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Alan Jones typed thus:
In really modern usage (i.e. 2004, not 1926), "alright" actually ... original posting. My grammar was all right. Alright? OK.

It's not all right with this Englishman, who would expect a sub-editor to correct your "alright"s.

Is Usenet subbed? Are there any jobs going? It would be a full time task over in uk.local.manchester.

David
==
In really modern usage (i.e. 2004, not 1926), "alright" actually ... original posting. My grammar was all right. Alright? OK.

It's not all right with this Englishman, who would expect a sub-editor to correct your "alright"s.

The Chambers Twentieth Century Dictionary defines "alright" as "an unaccepted spelling of all right". The Oxford Encyclopedic English Dictionary defines it as "adv disp(uted) = all right".

I personally disagree with both of these definitions, and indeed I would describe the Chambers definition as hidebound. For many years, "alright" has been used even by the well educated. When used in the correct educated sense it has a meaning distinct from "all right".
"Mary did alright in her Maths exam". She performed sufficiently well to gain the pass mark.
"Mary answered her questions all right in the Maths exam". She received a mark of 100%.
"I did alright at the job interview". Apart from the fact that I totally disagreed with the interviewer on the distinction between "alright" and "all right", I did very well in all other aspects of the interview. So well that I believe that I have a good chance of being offered the job of sub-editor.

Richard Chambers Leeds UK.
Teachers: We supply a list of EFL job vacancies
I once read an Italian novel (I forget the author ... "(who was not without a degree of common sense)" appended.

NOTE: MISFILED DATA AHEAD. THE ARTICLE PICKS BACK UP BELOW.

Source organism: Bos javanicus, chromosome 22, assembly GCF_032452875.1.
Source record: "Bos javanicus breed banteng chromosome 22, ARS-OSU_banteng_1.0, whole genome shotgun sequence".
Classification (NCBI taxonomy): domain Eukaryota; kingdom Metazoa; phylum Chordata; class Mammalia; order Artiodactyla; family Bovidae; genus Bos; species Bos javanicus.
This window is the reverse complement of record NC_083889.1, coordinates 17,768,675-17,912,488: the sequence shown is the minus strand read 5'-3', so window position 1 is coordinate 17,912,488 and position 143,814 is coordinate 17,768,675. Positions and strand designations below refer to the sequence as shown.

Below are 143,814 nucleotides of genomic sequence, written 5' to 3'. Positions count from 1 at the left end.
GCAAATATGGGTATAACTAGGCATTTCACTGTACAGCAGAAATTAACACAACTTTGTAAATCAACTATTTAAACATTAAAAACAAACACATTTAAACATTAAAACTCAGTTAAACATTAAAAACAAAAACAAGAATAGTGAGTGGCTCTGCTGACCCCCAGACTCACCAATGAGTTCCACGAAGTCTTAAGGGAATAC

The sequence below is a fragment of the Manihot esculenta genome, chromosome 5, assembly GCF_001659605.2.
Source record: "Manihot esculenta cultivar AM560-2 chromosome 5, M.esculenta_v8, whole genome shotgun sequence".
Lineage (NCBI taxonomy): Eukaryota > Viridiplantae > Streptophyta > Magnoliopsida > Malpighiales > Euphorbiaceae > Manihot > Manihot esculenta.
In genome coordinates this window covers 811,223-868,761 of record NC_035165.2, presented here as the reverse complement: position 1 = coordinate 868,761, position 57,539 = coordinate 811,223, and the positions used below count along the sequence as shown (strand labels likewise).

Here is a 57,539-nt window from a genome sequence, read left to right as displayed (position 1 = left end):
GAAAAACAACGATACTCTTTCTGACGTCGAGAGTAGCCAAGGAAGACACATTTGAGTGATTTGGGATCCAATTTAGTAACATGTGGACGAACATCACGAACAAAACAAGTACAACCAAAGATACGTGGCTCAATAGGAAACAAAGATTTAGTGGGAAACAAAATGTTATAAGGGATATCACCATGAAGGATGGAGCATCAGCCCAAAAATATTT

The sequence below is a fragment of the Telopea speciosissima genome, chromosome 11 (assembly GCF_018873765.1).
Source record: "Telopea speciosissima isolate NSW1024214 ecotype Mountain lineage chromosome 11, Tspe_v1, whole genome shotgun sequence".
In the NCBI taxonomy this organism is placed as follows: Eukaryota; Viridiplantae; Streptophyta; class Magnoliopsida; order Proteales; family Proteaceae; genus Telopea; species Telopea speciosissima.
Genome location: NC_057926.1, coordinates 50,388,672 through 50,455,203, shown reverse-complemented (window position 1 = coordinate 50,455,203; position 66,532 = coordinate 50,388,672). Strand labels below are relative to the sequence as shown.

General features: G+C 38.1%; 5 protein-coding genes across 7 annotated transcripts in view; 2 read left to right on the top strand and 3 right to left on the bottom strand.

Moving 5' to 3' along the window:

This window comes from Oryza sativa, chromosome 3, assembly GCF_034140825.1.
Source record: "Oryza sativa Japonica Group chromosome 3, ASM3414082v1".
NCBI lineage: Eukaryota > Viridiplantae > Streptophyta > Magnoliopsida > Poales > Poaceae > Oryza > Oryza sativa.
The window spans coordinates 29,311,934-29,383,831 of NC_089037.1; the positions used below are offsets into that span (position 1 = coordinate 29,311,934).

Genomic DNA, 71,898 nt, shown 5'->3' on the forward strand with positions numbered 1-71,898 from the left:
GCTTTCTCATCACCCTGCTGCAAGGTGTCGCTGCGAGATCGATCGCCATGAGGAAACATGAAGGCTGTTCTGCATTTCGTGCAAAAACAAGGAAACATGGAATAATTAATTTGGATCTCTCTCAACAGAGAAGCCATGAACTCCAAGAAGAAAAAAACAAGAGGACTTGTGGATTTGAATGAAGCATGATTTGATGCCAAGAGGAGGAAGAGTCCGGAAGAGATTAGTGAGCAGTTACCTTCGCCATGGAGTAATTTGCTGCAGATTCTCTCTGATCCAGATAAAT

The point being what? That this is a common formation in Italian?

It was in English translation.
The point being that it was not, as Fowler seemed to think, peculiarly English in character.

Steve Hayes from Tshwane, South Africa
http://www.geocities.com/Athens/7734/stevesig.htm
E-mail - see web page, or parse: shayes at dunelm full stop org full stop uk
The point being what? That this is a common formation in Italian?

It was in English translation. The point being that it was not, as Fowler seemed to think, peculiarly English in character.

Fowler wrote that understatement was "congenial," not "unique," to the "English character" (though he didn't specify which English character he had in mind).
It would be interesting to know, though, whether your translator found a double-negative in the Italian and brought it over, or rather decided to use a double-negative where some other form existed in the Italian.

Michael West
Here is Fowler's opinion (MEU, 1927, s.v. not 2): But the very popularity of the idiom in English is proof ... pleasant to believe that it owes its success with us to a stubborn national dislike of putting things too strongly.

P.S. It strikes me that this trick was common, and IIRC considered elegant, in classical Latin, e.g., "nonnihil" (literally not-nothing) by the side of "aliquid" for "something". So it might have had its start in English as a borrowing by the learned. That of course is perfectly consistent with its being congenial to the English temperament perhaps for another reason than (oh, hell, why is English syntax sometimes so unobliging? perhaps elsewhy than) it was congenial to the ancient Roman temperament.

Joe Fineman (Email Removed)
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It's not all right with this Englishman, who would expect a sub-editor to correct your "alright"s.

It's that sort of attitude that makes me want to use that spelling all the more. Alright? I can say "They are not all right", but not "It is all right". I suppose I could go with "It is wholly right", but that sounds weird.

Rob Bannister
As pointed out by someone else, it is not always derogatory - it depends on the context.

Rob Bannister
Really? Isn't it the case that Japanese people are not ... because the equivalent in my native German wouldn't be, normally.

As pointed out by someone else, it is not always derogatory - it depends on the context.

Indeed not, and I doubt that it would be taken as
derogatory in very many contexts. As has been noted here, it is most commonly a form of understatement, not negation.

Michael West
Students: We have free audio pronunciation exercises.
It's not all right with this Englishman, who would expect a sub-editor to correct your "alright"s.

It's that sort of attitude that makes me want to use that spelling all the more.

Why am I not surprised?
'Alright' stands out like a roasted pig in a vegetarian restaurant, it is so abhorrent. As Alan confirms, the word is spelled 'all right'. End of story.

Charles Riggs
My email address: chriggs/at/eircom/dot/net
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